As Tomoya Yamashiki points to the three chocolate muffins before him, his eyes light up as he describes in turn their rich, umami and fruity flavors.
Though the muffins all contain the same two ingredients — cocoa beans and cane sugar — each one has a completely different taste. The secret, he explains, is the origin of the beans used to make them. And Yamashiki, quite the expert, can pinpoint whether the beans were sourced from Ecuador, Madagascar or the Dominican Republic after a mere mouthful.
Chocolate is a new industry for Yamashiki, the chief strategist of bean-to-bar maker Dandelion Chocolate Japan, Inc., but, like every other business in which the serial entrepreneur is involved, he is approaching it with gusto. Since joining the venture with business partner Seiji Horibuchi and Dandelion Chocolate co-founder and CEO Todd Masonis in 2015, he has traveled the Americas and Africa to meet cocoa farmers and has supported the opening of four stores across Japan where the Instagram-worthy selection of chocolate treats has earned the company a small yet loyal following.
It no doubt helps that Yamashiki is Japanese himself. The San Francisco resident visits each outlet in Japan a few times a year while working to pursue new ideas and promote the brand nationwide. He also trains the staff in the stores because he believes that his experience living in the United States can help them grow.
“Most young people in Japan are still very naive; they don’t push their career development. But in the U.S. young people are very hungry for economical and personal success,” he says, adding that Japanese instead rely on the country’s lifetime-employment and seniority system.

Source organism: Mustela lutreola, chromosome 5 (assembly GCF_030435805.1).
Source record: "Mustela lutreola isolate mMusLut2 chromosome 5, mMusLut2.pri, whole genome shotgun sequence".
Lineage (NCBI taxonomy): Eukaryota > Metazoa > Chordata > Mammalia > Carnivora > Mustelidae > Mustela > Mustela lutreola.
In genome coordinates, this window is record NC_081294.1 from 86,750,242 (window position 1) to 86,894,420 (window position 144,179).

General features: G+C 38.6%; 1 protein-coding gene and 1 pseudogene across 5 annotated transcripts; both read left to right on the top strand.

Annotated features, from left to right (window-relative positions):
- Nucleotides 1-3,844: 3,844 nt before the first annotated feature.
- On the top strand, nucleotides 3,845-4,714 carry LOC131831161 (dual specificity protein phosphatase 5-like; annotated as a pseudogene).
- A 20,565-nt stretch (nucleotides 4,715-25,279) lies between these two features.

Though lauded for offering financial stability, it was this system that ended up encouraging Yamashiki to look for career options outside Japan 15 years ago.
As a child, he says he was “curious about everything” and, after completing two doctorates — one in physics and materials science, and one in applied physics — from The University of Tokyo, he joined Toray Industries, a chemical and textiles multinational corporation, as a research scientist.
He brought inventions into fruition and created opportunities for new businesses related to optical and electronic properties in nano-materials and systems.
But, as he moved up the ranks, the pressure at work mounted.
“There was so much competition among my colleagues, but I didn’t want to compete with them. It was also definitive lifetime employment and I didn’t want to wait until I was in my 50s or 60s for a top job,” he says. “To survive in the challenging environment, I needed to be tough, but I lost my heart and wanted to escape.”
Ultimately, though, Yamashiki looks back on his early career fondly. It was his former boss who introduced him to the idea of working with startups affiliated to Toray Industries in America. Despite not having lived overseas before, he grasped the opportunity and spent six months in New York before settling in San Francisco.
What he describes as “the pioneering mind-set” of his adopted home served him well during his initial time of entrepreneurship and adjustment. He thought of himself as “a drop-out from Japanese conventional society,” he says, but found comfort when every door he knocked on had a welcoming person behind it.
No-one rejected his ideas in IT, nanotechnology and strategy and his skills were welcomed, with companies keen to work with him. A few years later, he left Toray Industries and began work as an independent contractor, helping a string of venture companies to set up their businesses.